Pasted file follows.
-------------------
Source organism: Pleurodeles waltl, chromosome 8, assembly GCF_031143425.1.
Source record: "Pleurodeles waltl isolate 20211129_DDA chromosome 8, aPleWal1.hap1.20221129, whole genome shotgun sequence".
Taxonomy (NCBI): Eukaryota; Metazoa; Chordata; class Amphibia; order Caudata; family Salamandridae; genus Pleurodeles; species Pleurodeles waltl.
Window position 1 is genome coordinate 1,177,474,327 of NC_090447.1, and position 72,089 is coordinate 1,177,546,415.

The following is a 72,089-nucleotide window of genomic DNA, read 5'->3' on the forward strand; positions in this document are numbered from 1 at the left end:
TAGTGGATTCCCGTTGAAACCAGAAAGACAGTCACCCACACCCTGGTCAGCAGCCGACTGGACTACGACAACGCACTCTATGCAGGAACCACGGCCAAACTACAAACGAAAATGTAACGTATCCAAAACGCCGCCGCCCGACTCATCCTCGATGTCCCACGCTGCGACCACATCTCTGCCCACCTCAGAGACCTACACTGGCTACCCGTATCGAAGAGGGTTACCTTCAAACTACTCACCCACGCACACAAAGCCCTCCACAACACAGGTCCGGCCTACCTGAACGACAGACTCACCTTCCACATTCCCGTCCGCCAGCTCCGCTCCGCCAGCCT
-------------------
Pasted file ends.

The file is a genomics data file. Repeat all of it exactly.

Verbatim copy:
Source organism: Pleurodeles waltl, chromosome 8, assembly GCF_031143425.1.
Source record: "Pleurodeles waltl isolate 20211129_DDA chromosome 8, aPleWal1.hap1.20221129, whole genome shotgun sequence".
Taxonomy (NCBI): Eukaryota; Metazoa; Chordata; class Amphibia; order Caudata; family Salamandridae; genus Pleurodeles; species Pleurodeles waltl.
Window position 1 is genome coordinate 1,177,474,327 of NC_090447.1, and position 72,089 is coordinate 1,177,546,415.

The following is a 72,089-nucleotide window of genomic DNA, read 5'->3' on the forward strand; positions in this document are numbered from 1 at the left end:
TAGTGGATTCCCGTTGAAACCAGAAAGACAGTCACCCACACCCTGGTCAGCAGCCGACTGGACTACGACAACGCACTCTATGCAGGAACCACGGCCAAACTACAAACGAAAATGTAACGTATCCAAAACGCCGCCGCCCGACTCATCCTCGATGTCCCACGCTGCGACCACATCTCTGCCCACCTCAGAGACCTACACTGGCTACCCGTATCGAAGAGGGTTACCTTCAAACTACTCACCCACGCACACAAAGCCCTCCACAACACAGGTCCGGCCTACCTGAACGACAGACTCACCTTCCACATTCCCGTCCGCCAGCTCCGCTCCGCCAGCCT